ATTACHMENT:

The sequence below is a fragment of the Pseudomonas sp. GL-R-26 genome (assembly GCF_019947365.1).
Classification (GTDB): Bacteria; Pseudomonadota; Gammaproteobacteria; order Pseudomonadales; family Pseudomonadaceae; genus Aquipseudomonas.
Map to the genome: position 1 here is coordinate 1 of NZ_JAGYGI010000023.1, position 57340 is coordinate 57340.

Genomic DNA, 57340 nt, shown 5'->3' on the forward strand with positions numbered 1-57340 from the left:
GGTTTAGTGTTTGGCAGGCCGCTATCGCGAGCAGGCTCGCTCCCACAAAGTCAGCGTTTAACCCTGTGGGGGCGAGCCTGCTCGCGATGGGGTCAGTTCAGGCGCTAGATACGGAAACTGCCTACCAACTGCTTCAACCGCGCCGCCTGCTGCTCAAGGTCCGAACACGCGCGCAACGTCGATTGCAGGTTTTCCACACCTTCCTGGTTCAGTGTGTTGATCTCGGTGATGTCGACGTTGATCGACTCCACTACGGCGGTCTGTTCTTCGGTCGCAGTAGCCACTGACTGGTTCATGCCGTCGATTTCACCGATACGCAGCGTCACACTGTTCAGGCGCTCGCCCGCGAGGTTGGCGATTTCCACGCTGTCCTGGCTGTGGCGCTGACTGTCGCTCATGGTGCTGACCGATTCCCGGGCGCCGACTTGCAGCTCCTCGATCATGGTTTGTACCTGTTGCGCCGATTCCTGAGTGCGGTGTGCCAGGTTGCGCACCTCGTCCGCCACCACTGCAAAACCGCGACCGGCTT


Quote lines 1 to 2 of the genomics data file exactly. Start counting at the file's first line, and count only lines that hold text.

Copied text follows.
The sequence below is a fragment of the Pseudomonas sp. GL-R-26 genome (assembly GCF_019947365.1).
Classification (GTDB): Bacteria; Pseudomonadota; Gammaproteobacteria; order Pseudomonadales; family Pseudomonadaceae; genus Aquipseudomonas.